Moscow Polls Show Growing Nationalism in Russia

September 6, 2013

Alexei Navalny


Bathed in the rosy dusk of late Russian summer, Alexei Navalny paced the stage as thousands of hopeful young Muscovites waved balloons and clapped at his promises to make a stand against corruption and the Kremlin’s grip on political life.

But then came the most anticipated promise. “I will stop the illegal migration orgy!” Navalny, the charismatic opposition candidate in Sunday’s Moscow mayoral polls yelled, his image projected on a giant screen behind him.

The crowd attending the election campaign rally on a recent weekend erupted with whistles and screams, in what was the biggest and longest cheer of the evening.

The Russian capital will hold its first mayoral elections in a decade on Sunday. And while in 2003, the anti-immigration card was played by one candidate who received under four percent of votes, this year it is the main issue for all six candidates.

Asked in July to list their top five concerns, 55 percent of Muscovites said “too many migrants from former Soviet republics and the North Caucasus”, signalling that migration was their biggest worry, even bigger than rising prices and traffic jams.

Even banners with Sergei Mitrokhin, the candidate from the Yabloko liberal party, which has for years shunned nationalist rhetoric, declare that he is against “turning Moscow into a province of Central Asia”.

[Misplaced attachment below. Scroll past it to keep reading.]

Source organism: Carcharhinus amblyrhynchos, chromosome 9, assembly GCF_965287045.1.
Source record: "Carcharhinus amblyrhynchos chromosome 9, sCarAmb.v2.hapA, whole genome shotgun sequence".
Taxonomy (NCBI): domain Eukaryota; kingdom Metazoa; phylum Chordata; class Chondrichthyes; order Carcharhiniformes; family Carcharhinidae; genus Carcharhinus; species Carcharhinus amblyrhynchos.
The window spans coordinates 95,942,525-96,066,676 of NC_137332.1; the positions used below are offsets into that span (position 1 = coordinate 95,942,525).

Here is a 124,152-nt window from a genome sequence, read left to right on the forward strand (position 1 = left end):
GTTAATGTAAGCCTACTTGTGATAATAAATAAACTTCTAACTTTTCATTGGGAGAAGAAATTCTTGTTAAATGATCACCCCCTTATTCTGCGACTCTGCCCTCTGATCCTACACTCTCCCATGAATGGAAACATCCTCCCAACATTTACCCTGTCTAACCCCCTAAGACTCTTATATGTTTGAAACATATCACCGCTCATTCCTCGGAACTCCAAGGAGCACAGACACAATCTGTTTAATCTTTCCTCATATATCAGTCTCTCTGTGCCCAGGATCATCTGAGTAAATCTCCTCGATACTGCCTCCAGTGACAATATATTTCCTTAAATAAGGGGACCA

Russia’s migration service said last month that one million foreign citizens had been registered in Moscow in the first seven months of the year.

“Unofficial” numbers are usually “several times more”, Moscow prosecutor Sergei Kudeneyev said in March.

Migrant labourers from Central Asia’s impoverished majority-Muslim countries Tajikistan, Uzbekistan, and Kyrgyzstan take up most of the menial construction jobs, work at large agriculture markets, and perform city-financed tasks like street sweeping, road works, and landscaping.

In some districts of the capital, Russians feel like they are a minority, said one municipal deputy from a neighbourhood in eastern Moscow.

“Parents come to me in tears” after finding out that there are only five Russian children in a school class of 26, the local lawmaker, who asked not to be named, told AFP.

“Others are Vietnamese, Azerbaijani, Korean, Armenian, Uzbek, etc,” she said. “They don’t speak, read or write in Russian.” Russian parents are now petitioning to have a “Slavic” school in the neighbourhood, she said.

“People are really concerned about the number of migrants, about their behaviour,” said the deputy, who requested anonymity due to the sensitivity of the issue.

“There are limits to everything, and people have reached the limit of tolerance and assimilation,” she said.

Moscow authorities have recently responded to the growing discontent by raiding garment factories employing illegal migrants and even setting up a special temporary camp for them.

Officials often focus on migrants when talking about crime or drugs in the capital.

Kremlin-backed Moscow mayor Sergei Sobyanin, who is seeking re-election, recently told Vedomosti daily that “half of all crimes in the city are committed by migrants”.

Moscow prosecutors have estimated the number of crimes by foreign nationals at around 10 percent of all solved crimes.

During a high-profile sweep, authorities closed several markets in Moscow after a watermelon seller from Russia’s North Caucasus region of Dagestan punched a policemen in July.

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